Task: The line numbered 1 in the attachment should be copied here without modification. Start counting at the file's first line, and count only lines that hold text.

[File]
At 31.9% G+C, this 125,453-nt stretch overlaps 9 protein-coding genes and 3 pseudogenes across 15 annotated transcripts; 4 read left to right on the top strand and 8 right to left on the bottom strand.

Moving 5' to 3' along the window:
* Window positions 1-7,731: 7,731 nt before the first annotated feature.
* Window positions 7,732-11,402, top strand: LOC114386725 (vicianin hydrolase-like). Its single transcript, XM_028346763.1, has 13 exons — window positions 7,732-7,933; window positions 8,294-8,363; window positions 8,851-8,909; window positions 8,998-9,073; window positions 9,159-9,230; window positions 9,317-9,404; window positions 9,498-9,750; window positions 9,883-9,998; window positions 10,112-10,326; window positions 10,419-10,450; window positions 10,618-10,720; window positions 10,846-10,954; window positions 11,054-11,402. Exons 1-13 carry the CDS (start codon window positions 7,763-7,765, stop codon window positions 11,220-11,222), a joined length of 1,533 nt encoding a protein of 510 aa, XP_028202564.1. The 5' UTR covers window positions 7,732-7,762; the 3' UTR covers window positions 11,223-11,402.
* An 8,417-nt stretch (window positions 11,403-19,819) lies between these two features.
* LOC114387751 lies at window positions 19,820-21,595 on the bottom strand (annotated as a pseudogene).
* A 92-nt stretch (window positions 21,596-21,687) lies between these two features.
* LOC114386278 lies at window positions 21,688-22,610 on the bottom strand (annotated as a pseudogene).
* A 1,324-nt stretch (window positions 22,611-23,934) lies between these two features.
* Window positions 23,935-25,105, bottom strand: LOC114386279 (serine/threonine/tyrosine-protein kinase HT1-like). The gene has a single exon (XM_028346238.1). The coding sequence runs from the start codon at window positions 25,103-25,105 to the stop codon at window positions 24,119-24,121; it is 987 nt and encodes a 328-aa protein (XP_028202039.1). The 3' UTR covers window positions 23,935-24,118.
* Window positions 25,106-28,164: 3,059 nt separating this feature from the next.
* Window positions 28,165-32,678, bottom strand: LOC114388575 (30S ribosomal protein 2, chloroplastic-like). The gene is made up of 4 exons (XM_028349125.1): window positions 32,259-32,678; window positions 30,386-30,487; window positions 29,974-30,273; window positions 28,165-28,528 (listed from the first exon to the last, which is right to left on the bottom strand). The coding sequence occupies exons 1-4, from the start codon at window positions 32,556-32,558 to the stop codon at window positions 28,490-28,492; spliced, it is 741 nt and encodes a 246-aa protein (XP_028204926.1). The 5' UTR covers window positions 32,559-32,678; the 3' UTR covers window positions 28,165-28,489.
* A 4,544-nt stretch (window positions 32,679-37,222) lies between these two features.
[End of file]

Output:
At 31.9% G+C, this 125,453-nt stretch overlaps 9 protein-coding genes and 3 pseudogenes across 15 annotated transcripts; 4 read left to right on the top strand and 8 right to left on the bottom strand.